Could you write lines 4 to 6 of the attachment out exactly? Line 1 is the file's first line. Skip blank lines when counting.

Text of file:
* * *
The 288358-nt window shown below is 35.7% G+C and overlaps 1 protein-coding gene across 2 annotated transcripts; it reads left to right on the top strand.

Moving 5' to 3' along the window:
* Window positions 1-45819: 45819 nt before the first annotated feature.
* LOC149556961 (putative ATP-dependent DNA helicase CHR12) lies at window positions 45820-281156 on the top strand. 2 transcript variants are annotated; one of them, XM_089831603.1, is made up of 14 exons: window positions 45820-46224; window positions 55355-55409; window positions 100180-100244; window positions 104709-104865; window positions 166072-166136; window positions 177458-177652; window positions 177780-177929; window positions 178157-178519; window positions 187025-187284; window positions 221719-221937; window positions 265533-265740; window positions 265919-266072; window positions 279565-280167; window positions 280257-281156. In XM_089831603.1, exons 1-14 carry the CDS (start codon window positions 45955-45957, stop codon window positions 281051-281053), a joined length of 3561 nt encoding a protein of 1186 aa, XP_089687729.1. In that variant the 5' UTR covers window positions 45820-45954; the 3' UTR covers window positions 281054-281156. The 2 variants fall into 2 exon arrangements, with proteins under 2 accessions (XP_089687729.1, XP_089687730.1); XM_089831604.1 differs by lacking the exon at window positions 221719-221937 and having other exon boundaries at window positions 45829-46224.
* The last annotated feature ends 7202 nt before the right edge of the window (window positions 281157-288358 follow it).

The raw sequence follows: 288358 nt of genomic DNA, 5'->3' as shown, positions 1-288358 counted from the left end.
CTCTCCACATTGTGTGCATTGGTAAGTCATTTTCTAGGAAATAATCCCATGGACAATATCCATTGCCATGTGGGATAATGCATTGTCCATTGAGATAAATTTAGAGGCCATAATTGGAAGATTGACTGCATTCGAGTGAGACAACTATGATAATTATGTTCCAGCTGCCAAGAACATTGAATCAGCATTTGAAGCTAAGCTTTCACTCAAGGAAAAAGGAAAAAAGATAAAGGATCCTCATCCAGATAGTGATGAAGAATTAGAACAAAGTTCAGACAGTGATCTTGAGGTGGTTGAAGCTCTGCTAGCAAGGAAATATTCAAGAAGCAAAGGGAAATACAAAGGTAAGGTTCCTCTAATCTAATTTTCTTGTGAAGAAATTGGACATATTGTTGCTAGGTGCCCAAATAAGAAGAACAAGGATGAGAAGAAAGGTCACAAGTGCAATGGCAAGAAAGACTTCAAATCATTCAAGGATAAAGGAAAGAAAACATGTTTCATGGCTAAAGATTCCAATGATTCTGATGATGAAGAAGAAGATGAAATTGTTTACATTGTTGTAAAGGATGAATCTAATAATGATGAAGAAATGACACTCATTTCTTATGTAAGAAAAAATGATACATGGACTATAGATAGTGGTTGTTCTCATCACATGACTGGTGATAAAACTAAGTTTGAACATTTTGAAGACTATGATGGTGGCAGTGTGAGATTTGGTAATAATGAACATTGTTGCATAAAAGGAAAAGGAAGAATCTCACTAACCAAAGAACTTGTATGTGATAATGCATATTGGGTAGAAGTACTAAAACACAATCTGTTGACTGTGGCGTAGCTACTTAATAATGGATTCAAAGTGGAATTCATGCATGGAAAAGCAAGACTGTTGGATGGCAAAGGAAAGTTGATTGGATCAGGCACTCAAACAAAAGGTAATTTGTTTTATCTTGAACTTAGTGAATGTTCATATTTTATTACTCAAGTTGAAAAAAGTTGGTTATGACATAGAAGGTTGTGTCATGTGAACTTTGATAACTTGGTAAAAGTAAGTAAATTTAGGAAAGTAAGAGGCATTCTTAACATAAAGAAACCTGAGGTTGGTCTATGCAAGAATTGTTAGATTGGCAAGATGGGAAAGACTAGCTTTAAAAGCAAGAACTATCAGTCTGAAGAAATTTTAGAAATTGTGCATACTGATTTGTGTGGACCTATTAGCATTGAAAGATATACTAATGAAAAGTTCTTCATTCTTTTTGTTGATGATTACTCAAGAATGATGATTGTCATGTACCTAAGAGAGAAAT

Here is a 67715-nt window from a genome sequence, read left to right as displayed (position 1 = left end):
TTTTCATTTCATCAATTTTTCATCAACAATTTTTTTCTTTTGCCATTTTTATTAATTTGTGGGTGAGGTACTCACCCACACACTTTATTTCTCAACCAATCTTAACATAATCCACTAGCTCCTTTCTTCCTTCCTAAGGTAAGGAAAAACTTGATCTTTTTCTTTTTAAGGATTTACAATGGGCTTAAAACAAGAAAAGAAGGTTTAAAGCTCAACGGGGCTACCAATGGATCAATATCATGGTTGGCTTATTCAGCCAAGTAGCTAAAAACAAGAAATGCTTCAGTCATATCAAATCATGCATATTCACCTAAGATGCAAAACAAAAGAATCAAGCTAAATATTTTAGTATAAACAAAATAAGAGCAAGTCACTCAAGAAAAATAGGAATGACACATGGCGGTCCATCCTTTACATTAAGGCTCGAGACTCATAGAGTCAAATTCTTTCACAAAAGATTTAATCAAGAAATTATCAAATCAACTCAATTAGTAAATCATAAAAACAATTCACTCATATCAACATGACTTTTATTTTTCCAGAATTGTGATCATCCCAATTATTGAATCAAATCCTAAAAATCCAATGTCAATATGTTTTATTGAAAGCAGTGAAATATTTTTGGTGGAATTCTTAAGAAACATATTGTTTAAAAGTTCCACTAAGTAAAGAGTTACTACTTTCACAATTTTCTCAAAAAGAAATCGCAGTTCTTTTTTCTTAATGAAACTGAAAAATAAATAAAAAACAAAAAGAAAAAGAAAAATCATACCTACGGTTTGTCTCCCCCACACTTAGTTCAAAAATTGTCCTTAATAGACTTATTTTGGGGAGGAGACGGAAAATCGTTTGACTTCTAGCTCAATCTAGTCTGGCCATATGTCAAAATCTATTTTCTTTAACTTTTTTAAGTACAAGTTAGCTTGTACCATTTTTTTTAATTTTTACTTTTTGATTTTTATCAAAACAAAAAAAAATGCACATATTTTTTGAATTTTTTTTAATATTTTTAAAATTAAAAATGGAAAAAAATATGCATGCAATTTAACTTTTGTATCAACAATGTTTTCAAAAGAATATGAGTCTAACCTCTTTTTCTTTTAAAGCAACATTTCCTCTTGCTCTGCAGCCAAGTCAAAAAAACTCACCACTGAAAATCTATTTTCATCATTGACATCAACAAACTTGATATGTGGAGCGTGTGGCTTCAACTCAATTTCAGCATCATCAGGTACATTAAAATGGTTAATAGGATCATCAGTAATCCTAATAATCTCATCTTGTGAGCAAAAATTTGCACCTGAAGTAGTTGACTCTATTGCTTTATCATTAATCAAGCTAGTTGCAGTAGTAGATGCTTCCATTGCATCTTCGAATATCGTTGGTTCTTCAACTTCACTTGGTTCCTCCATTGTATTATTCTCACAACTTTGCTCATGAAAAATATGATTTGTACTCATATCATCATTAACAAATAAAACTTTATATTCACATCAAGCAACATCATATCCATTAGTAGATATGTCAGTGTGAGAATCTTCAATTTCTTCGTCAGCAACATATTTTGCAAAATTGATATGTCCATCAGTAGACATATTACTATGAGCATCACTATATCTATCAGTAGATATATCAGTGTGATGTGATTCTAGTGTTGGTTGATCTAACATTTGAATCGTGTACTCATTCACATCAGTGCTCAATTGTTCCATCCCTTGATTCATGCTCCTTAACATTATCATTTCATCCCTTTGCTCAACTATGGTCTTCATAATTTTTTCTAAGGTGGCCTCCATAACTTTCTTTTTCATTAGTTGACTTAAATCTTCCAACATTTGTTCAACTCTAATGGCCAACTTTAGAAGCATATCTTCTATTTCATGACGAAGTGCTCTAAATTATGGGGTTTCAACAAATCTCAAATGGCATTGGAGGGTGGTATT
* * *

* LOC149556961 (putative ATP-dependent DNA helicase CHR12) lies at window positions 45820-281156 on the top strand. 2 transcript variants are annotated; one of them, XM_089831603.1, is made up of 14 exons: window positions 45820-46224; window positions 55355-55409; window positions 100180-100244; window positions 104709-104865; window positions 166072-166136; window positions 177458-177652; window positions 177780-177929; window positions 178157-178519; window positions 187025-187284; window positions 221719-221937; window positions 265533-265740; window positions 265919-266072; window positions 279565-280167; window positions 280257-281156. In XM_089831603.1, exons 1-14 carry the CDS (start codon window positions 45955-45957, stop codon window positions 281051-281053), a joined length of 3561 nt encoding a protein of 1186 aa, XP_089687729.1. In that variant the 5' UTR covers window positions 45820-45954; the 3' UTR covers window positions 281054-281156. The 2 variants fall into 2 exon arrangements, with proteins under 2 accessions (XP_089687729.1, XP_089687730.1); XM_089831604.1 differs by lacking the exon at window positions 221719-221937 and having other exon boundaries at window positions 45829-46224.
* The last annotated feature ends 7202 nt before the right edge of the window (window positions 281157-288358 follow it).

The raw sequence follows: 288358 nt of genomic DNA, 5'->3' as shown, positions 1-288358 counted from the left end.